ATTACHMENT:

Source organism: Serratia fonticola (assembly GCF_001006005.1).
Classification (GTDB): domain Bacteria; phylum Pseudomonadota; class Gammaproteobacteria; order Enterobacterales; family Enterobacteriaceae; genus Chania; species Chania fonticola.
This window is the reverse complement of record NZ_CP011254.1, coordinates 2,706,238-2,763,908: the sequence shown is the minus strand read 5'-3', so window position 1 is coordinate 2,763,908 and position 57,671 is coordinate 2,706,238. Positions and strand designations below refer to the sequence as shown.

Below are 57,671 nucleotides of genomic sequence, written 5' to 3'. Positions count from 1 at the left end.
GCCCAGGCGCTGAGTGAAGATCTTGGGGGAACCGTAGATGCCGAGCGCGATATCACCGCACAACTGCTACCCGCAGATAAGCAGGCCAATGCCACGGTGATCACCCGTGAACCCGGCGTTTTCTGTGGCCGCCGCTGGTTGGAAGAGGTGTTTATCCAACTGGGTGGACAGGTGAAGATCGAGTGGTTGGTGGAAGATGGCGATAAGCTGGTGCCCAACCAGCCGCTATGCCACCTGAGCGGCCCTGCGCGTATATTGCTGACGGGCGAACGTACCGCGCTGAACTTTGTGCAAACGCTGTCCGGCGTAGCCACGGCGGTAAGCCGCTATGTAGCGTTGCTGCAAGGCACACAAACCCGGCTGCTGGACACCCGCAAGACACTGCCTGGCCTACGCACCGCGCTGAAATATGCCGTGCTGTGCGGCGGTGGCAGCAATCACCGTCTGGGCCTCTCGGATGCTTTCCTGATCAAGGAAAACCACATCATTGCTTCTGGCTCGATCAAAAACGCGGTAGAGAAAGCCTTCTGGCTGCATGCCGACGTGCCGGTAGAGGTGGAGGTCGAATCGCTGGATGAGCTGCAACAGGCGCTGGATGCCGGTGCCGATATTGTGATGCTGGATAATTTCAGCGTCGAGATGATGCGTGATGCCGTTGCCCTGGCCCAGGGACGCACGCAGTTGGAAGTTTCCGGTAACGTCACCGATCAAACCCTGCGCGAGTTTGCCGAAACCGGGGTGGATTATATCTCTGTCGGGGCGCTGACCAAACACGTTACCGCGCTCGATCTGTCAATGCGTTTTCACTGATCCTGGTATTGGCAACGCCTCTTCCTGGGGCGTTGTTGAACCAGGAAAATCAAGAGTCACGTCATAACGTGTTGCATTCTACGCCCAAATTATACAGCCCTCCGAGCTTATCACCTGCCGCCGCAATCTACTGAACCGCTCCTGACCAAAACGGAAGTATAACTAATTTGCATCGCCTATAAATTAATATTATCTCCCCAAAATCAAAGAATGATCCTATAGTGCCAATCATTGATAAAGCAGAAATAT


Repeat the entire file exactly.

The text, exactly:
Source organism: Serratia fonticola (assembly GCF_001006005.1).
Classification (GTDB): domain Bacteria; phylum Pseudomonadota; class Gammaproteobacteria; order Enterobacterales; family Enterobacteriaceae; genus Chania; species Chania fonticola.
This window is the reverse complement of record NZ_CP011254.1, coordinates 2,706,238-2,763,908: the sequence shown is the minus strand read 5'-3', so window position 1 is coordinate 2,763,908 and position 57,671 is coordinate 2,706,238. Positions and strand designations below refer to the sequence as shown.

Below are 57,671 nucleotides of genomic sequence, written 5' to 3'. Positions count from 1 at the left end.
GCCCAGGCGCTGAGTGAAGATCTTGGGGGAACCGTAGATGCCGAGCGCGATATCACCGCACAACTGCTACCCGCAGATAAGCAGGCCAATGCCACGGTGATCACCCGTGAACCCGGCGTTTTCTGTGGCCGCCGCTGGTTGGAAGAGGTGTTTATCCAACTGGGTGGACAGGTGAAGATCGAGTGGTTGGTGGAAGATGGCGATAAGCTGGTGCCCAACCAGCCGCTATGCCACCTGAGCGGCCCTGCGCGTATATTGCTGACGGGCGAACGTACCGCGCTGAACTTTGTGCAAACGCTGTCCGGCGTAGCCACGGCGGTAAGCCGCTATGTAGCGTTGCTGCAAGGCACACAAACCCGGCTGCTGGACACCCGCAAGACACTGCCTGGCCTACGCACCGCGCTGAAATATGCCGTGCTGTGCGGCGGTGGCAGCAATCACCGTCTGGGCCTCTCGGATGCTTTCCTGATCAAGGAAAACCACATCATTGCTTCTGGCTCGATCAAAAACGCGGTAGAGAAAGCCTTCTGGCTGCATGCCGACGTGCCGGTAGAGGTGGAGGTCGAATCGCTGGATGAGCTGCAACAGGCGCTGGATGCCGGTGCCGATATTGTGATGCTGGATAATTTCAGCGTCGAGATGATGCGTGATGCCGTTGCCCTGGCCCAGGGACGCACGCAGTTGGAAGTTTCCGGTAACGTCACCGATCAAACCCTGCGCGAGTTTGCCGAAACCGGGGTGGATTATATCTCTGTCGGGGCGCTGACCAAACACGTTACCGCGCTCGATCTGTCAATGCGTTTTCACTGATCCTGGTATTGGCAACGCCTCTTCCTGGGGCGTTGTTGAACCAGGAAAATCAAGAGTCACGTCATAACGTGTTGCATTCTACGCCCAAATTATACAGCCCTCCGAGCTTATCACCTGCCGCCGCAATCTACTGAACCGCTCCTGACCAAAACGGAAGTATAACTAATTTGCATCGCCTATAAATTAATATTATCTCCCCAAAATCAAAGAATGATCCTATAGTGCCAATCATTGATAAAGCAGAAATAT